38
00:03:28.1
MH: Thats the story I hear from lots of guys, is that theyd see camps and it was like, There it is, and they had to keep going. So, you never went inside?
39
00:03:37.8
JB: No, I never went into that camp, inside. I mean, a lot of the guys from our division were ordered by [Dwight D.] Eisenhower to go take a look. But, like I said, we were on a mission, so we just didnt get back to that part.
40
00:04:3.5
MH: Did you get to another camp, then, eventually?
41
00:04:10.4
JB: I went to Mauthausen after the war, and looked around that camp.
42
00:04:19.1
MH: But during the war, before
43
00:04:21.5
JB: No, no, no. What Im telling you is that Ohrdruf, I remember that one distinctly.
44
00:04:25.4
MH: But you werent with the 65th when they got to Flossenbrg.
45
00:04:29.6
JB: Yeah, I was with the 65th, butI dont think you quite understand what Im saying here. Recondo you know what Recon does in battle, I reckon?
46
00:04:43.3
MH: Youre usually out in front of the main unit looking around.
47
00:04:47.2
JB: There you go. So, no, to answer your question.
48
00:04:53.9
MH: Just one other question: you didnt see any of the marches of any of the prisoners from those camps on the roads as you were out with Recon, did you?
49
00:05:10.7
JB: There were so many displaced people out there; you didnt know one from the other.
50
00:05:16.1
MH: Really? And this is before the end of the war or after?
51
00:05:19.0
JB: No, this was during the war.
52
00:05:20.5
MH: During the war?
53
00:05:21.3
JB: Yeah.
54
00:05:22.0
MH: When you say there were so many of them, what do you see? Youre riding around in what, half-tracks or jeeps?
55
00:05:29.6
JB: Im in an armored car.
56
00:05:32.2
MH: Armored car, okay. And when you see these people on the roads, what do you see? What do they look like?
57
00:05:38.3
JB: Well, they look like theyre ready for the concentration camps. After the warlet me run this by you.
58
00:05:47.3
MH: Sure.
59
00:05:48.4
JB: I guess it was a week. When the war ended, we were sent back to a place called Hrsching, Austria.
60
00:05:56.1
MH: Okay. What was the name of the place?
61
00:05:59.3
JB: Hrsching. H-o-r-s-c-h-i-n-g.
62
00:06:2.0
MH: Okay.
63
00:06:3.4
JB: Thats what they call the Linz Airport today. And there was a camp there. It was not a concentration camp, but it was just people that were getting prepared to go to a concentration camp. You couldthey looked like theyd already been, you know, underfed, no hygiene, any of that stuff. Thats about all I can remember about it.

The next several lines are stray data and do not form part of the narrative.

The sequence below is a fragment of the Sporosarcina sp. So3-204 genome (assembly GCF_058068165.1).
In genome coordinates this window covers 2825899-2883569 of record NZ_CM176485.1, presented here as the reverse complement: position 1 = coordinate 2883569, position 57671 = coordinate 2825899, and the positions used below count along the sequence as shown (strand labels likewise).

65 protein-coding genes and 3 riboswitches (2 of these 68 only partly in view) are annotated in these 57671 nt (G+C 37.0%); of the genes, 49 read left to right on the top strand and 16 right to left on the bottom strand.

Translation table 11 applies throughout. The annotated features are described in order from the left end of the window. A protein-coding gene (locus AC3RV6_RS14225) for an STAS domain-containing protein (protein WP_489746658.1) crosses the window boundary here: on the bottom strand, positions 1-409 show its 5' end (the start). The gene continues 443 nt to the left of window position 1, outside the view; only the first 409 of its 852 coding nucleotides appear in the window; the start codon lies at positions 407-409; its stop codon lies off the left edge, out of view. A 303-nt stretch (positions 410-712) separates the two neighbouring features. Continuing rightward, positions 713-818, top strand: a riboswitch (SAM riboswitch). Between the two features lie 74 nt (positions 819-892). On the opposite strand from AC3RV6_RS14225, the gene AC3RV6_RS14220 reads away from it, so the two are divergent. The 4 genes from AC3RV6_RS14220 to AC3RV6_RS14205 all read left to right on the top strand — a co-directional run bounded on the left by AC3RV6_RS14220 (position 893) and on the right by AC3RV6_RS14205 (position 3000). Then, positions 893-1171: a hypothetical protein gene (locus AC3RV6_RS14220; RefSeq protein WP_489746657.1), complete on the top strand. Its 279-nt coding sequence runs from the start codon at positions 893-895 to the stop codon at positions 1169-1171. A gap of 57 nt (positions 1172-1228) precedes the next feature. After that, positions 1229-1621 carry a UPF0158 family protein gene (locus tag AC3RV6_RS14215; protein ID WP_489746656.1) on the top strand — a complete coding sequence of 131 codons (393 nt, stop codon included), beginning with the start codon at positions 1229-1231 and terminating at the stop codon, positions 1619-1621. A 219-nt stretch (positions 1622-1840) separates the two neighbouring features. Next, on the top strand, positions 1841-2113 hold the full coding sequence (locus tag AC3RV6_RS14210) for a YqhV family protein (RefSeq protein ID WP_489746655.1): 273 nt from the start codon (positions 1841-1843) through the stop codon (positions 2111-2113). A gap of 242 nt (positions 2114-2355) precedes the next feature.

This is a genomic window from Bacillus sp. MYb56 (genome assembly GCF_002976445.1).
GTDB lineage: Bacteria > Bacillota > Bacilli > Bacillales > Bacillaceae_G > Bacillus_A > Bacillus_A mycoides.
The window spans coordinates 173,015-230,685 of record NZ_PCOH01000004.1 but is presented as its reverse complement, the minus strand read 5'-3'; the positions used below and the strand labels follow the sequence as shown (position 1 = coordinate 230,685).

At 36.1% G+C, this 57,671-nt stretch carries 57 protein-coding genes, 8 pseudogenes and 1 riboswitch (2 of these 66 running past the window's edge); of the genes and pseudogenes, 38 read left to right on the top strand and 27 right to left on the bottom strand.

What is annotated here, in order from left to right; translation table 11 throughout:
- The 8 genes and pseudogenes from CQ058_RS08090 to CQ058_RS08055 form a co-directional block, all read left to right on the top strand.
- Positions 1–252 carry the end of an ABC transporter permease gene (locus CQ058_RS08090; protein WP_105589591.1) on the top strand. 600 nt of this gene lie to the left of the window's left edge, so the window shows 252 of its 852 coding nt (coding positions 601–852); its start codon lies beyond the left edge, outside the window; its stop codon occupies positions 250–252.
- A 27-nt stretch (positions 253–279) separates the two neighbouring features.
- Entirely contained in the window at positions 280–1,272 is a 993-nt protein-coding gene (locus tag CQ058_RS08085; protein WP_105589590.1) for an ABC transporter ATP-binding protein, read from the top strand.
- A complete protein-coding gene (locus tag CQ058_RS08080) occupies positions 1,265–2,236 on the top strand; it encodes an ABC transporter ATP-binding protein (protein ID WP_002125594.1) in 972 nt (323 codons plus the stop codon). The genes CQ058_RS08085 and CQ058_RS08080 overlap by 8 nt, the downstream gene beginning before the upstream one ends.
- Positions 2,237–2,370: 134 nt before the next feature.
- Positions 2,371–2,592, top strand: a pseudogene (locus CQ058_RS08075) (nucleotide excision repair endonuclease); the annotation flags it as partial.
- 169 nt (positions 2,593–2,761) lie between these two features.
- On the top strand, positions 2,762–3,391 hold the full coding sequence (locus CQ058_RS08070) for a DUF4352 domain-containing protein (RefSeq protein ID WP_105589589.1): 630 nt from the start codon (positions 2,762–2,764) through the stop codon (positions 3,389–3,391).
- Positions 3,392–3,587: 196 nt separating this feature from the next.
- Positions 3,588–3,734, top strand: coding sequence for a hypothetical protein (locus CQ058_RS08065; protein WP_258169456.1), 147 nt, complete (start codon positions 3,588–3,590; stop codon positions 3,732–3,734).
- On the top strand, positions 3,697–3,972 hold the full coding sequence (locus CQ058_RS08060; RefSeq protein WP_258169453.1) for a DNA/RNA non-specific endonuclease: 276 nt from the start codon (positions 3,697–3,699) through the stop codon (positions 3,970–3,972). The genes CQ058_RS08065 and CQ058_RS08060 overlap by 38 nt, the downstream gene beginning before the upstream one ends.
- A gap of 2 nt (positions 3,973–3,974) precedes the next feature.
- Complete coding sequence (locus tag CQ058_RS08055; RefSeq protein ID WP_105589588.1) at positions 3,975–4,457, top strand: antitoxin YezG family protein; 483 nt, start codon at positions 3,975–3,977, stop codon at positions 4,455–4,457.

64
00:06:37.3
MH: When did you see that?
65
00:06:38.9
JB: This was in forty-five [1945].
66
00:06:41.4
MH: But just before or after the war ended?
67
00:06:43.7
JB: This was about two weeks after.
68
00:06:46.0
MH: Two weeks after. All right. You dont happen to know any other people who were in the division who might have been in units that spent any time in some of the camps, do you?
69
00:06:58.7
JB: I know one fella thatshes had several piecesexcuse me just a minute.
70
00:07:12.3
MH: Sure.
71
00:07:13.5
JB: In our organization that has written quite a few papers on it. I can give you his name, if you like.
72
00:07:25.5
MH: Thatd be very helpful. Id appreciate that.
73
00:07:27.7
JB: Well, give me time to get my
74
00:07:29.0
MH: Okay.
75
00:07:34.6
JB: Where are you located?
76
00:07:35.5
MH: Im in Punta Gorda, Florida.
77
00:07:36.7
JB: Oh, yeah?
78
00:07:37.9
MH: Im where Hurricane Charley hit four years ago, and where we just got messed with by a tropical storm last week.
79
00:07:47.6
JB: I worked in Florida back in the fifties [1950s].
80
00:07:51.4
MH: Yeah?
81
00:07:55.6
JB: All right, let me get back out here where I can see this thing.
82
00:07:57.7
MH: Okay.
83
00:08:9.2
JB: Just a sec.
84
00:08:10.2
MH: Sure.
85
00:08:15.8
JB: Theres a fella down in Florida that has written a lot about this stuff. Okay, this guys name is Leo Serian.
Leo Serian was also interviewed for the Concentration Camp Liberators Oral History Project. The DOI for his interview is C65-00125.
L-e-o, Leo, S-e-r-i-a-n. is his address, his telephone number is.
86
00:08:34.2
MH: And he was in the 65th, or you just know him from something?
87
00:08:37.9
JB: He was in the 65th.
88
00:08:38.7
MH: 65th, okay.
89
00:08:39.9
JB: We bothboth of us were responsible for getting that flag in the Holocaust Museum.
90
00:08:49.0
MH: Okay. All right. Well, I will track him down, then. Thank you very much for your time. I sure appreciate it.
91
00:08:56.4
JB: Youre welcome.
92
00:08:57.1
MH: Okay. Bye, sir.
93
00:08:57.8
JB: Bye.



PAGE 1

COPYRIGHT NOTICE This Oral History is copyrighted by the University of South Florida Libraries Oral History Program on behalf of the Board of Trustees of the University of South Florida. Copyright, 201, University of South Florida. All rights, reserved. This oral history may be used for research, instruction, and private study under the provisions of the Fair Use. Fair Use is a provision of the United States Copyright Law (United States Code, Title 17, section 107), which allows limited use of copyrighted materials under certain conditions. Fair Use limits the amount of material that may be used. For all other permissions and requests, contact the UNIVERSITY OF SOUTH FLORIDA LIBRARIES ORAL HISTORY PROGRAM at the University of South Florida, 4202 E. Fowler Avenue, LIB 122, Tampa, FL 33620.


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This is an oral history interview with Holocaust concentration camp liberator John P. Brooks. Brooks was a soldier in the 65th Infantry Division, which liberated Flossenbrg on April 21, 1945; he also was at Ohrdruf and went to Mauthausen after the war was over. As part of a reconnaissance platoon, his job was to scout the surrounding area, so Brooks did not directly enter the camp. While on the road, he and his comrades did encounter groups of displaced persons, possibly even prisoners on death marches. After the war, he was sent to Hrsching, Austria, a suburb of Linz where there was a small camp.